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Nahla Al Rostamani: The Thrill of the Race

Nahla Al Rostamani

She’s the first Emirati woman to successfully earn a racing license, as well as the first to be a Chief Time Keeper. Proud of her association with Formula 1 and renowned Formula 1 drivers, Nahla Al Rostamani’s need for speed doesn’t let culture, society, or gender stand in her way.

While other young girls may have been busy playing with dolls, Nahla spent much of her childhood playing with cars and eventually went on to race, setting herself up for a career in motorsports. Fifteen years on, her achievements know no bounds as she continues to set the bar and inspire more women to take up the extreme sport.

Where did your passion for motor sports begin – what piqued your interest?
It all started when I was 12 years old and my uncle used to teach me how to drive around the neighborhood and my passion continued to develop ever since. My curiosity with cars made me want to learn more about mechanics, car parts and how to tune cars too.

What does it take to be a professional racer?
Before anything else, you have to have a huge passion for this sport or you will never make it. You start by Go- Karting to develop your driving skills, then racing classes which we already have at the Dubai Autodrome and at Yas Marina Circuit. Once you practice and develop your skills, you can then move forward and participate in small local races.

For those of us who can’t drive above 60 mph without risking a speeding ticket, can you describe the feeling you get being in control of a car that travels at speeds we can’t even imagine?
It feels incredibly amazing, you feel like you are flying. It is important that your head/mind is clear o fall thoughts as your percentage of focus increases significantly at this moment, so you don't get to think of anything else other than flying at a high speed.

Who are the women that inspire you and why?
Danica Patrick. She is an American former professional racing driver and is the most successful woman in the history of American open-wheel racing—her victory in the 2008 Indy Japan 300 is the only win by a woman in an Indy Car Series race.

You’re an Emirati woman, with an unusual career, in an industry that is dominated by men, have you had to experience any gender bias within the sport and if so, how do you combat that?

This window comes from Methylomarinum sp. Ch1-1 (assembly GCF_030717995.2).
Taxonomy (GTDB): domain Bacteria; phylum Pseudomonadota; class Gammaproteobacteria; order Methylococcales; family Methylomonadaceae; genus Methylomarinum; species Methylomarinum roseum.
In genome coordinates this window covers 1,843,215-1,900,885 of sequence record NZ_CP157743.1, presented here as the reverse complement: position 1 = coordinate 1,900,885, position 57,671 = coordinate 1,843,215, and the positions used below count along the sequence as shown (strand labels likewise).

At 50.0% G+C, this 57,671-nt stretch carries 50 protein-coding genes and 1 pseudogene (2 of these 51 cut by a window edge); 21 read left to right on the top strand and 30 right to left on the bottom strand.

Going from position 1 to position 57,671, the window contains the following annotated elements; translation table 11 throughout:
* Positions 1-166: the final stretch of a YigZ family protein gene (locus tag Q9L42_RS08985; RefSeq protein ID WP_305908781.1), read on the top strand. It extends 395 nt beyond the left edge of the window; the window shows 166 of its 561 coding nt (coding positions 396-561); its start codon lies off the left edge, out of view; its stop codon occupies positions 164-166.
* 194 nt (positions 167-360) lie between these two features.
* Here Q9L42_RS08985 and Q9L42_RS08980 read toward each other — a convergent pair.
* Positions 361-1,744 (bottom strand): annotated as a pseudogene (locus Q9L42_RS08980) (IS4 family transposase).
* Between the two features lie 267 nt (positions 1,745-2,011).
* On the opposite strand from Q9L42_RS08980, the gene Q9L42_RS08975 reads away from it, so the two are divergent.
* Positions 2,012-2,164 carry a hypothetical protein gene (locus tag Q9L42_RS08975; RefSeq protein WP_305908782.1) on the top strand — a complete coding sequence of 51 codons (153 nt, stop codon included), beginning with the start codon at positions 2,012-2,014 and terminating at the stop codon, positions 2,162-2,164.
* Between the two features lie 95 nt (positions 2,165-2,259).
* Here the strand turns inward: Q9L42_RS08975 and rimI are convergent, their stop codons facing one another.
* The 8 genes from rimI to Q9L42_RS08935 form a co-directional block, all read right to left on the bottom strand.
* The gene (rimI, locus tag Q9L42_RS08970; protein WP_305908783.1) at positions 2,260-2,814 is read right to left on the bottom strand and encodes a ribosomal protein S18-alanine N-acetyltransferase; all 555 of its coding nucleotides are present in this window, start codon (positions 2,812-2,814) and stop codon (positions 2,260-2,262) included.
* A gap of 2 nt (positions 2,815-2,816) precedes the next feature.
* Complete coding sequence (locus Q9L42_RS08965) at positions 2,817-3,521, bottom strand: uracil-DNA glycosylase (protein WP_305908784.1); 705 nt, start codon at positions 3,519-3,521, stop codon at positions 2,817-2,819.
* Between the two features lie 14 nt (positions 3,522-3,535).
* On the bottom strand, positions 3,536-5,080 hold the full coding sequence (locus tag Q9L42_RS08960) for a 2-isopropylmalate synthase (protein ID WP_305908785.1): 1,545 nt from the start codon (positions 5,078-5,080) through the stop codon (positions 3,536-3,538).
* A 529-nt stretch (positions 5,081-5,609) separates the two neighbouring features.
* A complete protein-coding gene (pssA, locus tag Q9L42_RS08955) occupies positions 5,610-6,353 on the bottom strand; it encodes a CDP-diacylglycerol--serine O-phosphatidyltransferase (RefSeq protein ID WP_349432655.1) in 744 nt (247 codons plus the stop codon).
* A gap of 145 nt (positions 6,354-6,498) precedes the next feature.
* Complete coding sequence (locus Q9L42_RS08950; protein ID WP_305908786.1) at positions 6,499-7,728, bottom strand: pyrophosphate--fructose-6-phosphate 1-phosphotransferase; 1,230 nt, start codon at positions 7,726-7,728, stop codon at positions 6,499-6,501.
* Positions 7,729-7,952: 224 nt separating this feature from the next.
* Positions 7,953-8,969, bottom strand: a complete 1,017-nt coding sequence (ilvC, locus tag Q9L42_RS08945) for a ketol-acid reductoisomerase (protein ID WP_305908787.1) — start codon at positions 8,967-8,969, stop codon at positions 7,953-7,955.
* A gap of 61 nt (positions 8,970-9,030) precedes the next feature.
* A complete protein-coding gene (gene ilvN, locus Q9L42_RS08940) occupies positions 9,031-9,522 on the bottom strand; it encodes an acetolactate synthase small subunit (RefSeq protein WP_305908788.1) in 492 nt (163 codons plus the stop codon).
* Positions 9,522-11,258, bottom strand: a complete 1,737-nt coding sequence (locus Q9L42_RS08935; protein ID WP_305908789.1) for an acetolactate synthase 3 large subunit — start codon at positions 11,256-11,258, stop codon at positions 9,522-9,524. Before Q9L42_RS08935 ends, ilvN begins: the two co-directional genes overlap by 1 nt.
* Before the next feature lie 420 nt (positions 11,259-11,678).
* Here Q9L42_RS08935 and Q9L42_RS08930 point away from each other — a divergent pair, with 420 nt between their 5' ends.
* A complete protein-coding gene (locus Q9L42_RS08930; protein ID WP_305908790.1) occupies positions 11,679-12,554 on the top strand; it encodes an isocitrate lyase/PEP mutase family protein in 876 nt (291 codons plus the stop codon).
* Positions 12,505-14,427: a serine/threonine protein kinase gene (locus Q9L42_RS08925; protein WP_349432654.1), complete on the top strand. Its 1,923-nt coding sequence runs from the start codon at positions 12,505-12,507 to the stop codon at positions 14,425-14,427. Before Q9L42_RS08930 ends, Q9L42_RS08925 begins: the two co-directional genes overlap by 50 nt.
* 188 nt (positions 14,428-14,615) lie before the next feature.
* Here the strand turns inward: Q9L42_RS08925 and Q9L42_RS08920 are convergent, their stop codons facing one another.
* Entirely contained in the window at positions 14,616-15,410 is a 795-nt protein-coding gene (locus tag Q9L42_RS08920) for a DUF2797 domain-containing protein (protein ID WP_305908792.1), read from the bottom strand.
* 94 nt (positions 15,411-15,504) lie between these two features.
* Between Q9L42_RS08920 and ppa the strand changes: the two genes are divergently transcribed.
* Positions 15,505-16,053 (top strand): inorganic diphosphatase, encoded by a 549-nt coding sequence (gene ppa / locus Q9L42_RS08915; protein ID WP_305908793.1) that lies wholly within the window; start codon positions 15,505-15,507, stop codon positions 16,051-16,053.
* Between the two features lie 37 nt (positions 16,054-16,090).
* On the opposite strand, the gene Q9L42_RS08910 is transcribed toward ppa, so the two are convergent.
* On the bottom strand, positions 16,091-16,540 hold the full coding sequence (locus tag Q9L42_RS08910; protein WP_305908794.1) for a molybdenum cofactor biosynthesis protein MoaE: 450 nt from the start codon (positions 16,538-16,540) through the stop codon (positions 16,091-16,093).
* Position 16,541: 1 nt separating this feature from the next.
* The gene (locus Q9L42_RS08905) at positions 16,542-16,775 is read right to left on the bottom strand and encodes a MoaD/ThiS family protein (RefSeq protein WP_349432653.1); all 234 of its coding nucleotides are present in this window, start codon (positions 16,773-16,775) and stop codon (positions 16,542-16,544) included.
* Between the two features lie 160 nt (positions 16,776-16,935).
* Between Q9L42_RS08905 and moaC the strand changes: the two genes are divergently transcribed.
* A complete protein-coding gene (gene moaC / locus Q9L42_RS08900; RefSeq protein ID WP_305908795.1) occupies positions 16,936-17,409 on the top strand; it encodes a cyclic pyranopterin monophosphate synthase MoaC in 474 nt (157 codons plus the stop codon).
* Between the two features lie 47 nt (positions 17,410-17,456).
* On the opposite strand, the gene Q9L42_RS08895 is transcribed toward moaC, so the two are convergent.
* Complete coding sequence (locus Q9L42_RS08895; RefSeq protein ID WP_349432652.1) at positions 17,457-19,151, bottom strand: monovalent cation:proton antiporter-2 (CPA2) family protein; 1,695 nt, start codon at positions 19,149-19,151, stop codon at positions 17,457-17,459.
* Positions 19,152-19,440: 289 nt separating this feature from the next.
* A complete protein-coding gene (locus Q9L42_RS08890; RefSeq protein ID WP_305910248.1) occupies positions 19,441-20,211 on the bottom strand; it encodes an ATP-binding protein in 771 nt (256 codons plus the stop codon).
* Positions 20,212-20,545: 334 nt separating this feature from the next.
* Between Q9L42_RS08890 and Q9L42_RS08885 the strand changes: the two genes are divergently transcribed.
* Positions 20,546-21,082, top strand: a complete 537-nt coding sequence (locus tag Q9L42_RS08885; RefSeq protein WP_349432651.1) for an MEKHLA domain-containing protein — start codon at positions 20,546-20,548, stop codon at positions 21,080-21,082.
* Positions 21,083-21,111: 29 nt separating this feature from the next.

Actually, I never faced any issues with men who had similar passions to mine, in fact, they embraced me and taught me more about the sport and encouraged me to go further. However, society was against me in the beginning due to culture and a different understanding of the sport, but through the years as they saw what I have achieved and what I am capable of, the negativity turned into positivity towards me. It was a challenge but I never gave up and proved everyone I can make it.

As an Arab woman, did you have to face any challenges with regards to your cultural background or family?
From my cultural background, yes indeed I faced some issues from them when it came to accepting my passion. As for my family, there were very supportive throughout my 15 years in motorsports.

What are you most proud of in your career so far?
Having the opportunity to work with Dubai Autodrome and Yas Marina Circuit for years, being the first Emirati woman to carry a racing license and the first Emirati woman to be a Chief Time Keeper, also being the first Emirati woman to work closely with F1 management and all the famous F1 drivers and last but not least, being good friends with Ex F1 drivers - Jonny Herbert and Jean Alesi.

Why do you think there are not more women involved in professional racing? Is it a lack of opportunity or interest?
It could be both reasons, lack of opportunity due to some believing that women can’t make it in this industry, and lack of interest, due to the way they have been raised, our culture or even being scared of speed!

In June 2018, Saudi Arabia will see women driving for the first time since the driving ban has been lifted. What are your thoughts on this and what challenges do you think they might face as the first generation of Saudi women drivers?
First of All I would like to thank King Salman Bin Abdul-Aziz and the Crown Prince Mohammad Bin Salman for allowing Women of Saudi Arabia to take this major step in driving cars and I am expecting in the coming years that Saudi Woman will expose themselves to careers in Motorsports. As for the challenges, I think the Saudi Women are very much aware of the responsibilities bestowed upon them after being allowed to drive and therefore, I'm very confident nothing will pull them down.

Do you hope to see Saudi women eventually partaking in motorsports?
Yes of course and I am willing to help or train who ever has this passion.

What 3 driving tips do you have for Saudi women who will be taking the wheel in June?
1. Follow and understand the traffic rules
2. Never ever be scared once behind the wheel or to drive at a certain speed
3. Always remember that driving is passion, art and manners

What empowers you and how do you use your position as a female race car driver to empower other women?
As a racing driver who has been doing this for 15 years, I have the capabilities to train and teach women how to increase their passion to this sport and how not to be afraid in driving with a high speed. I am willing to bring together all women who have this passion and am ready to dominate the world of motorsports.

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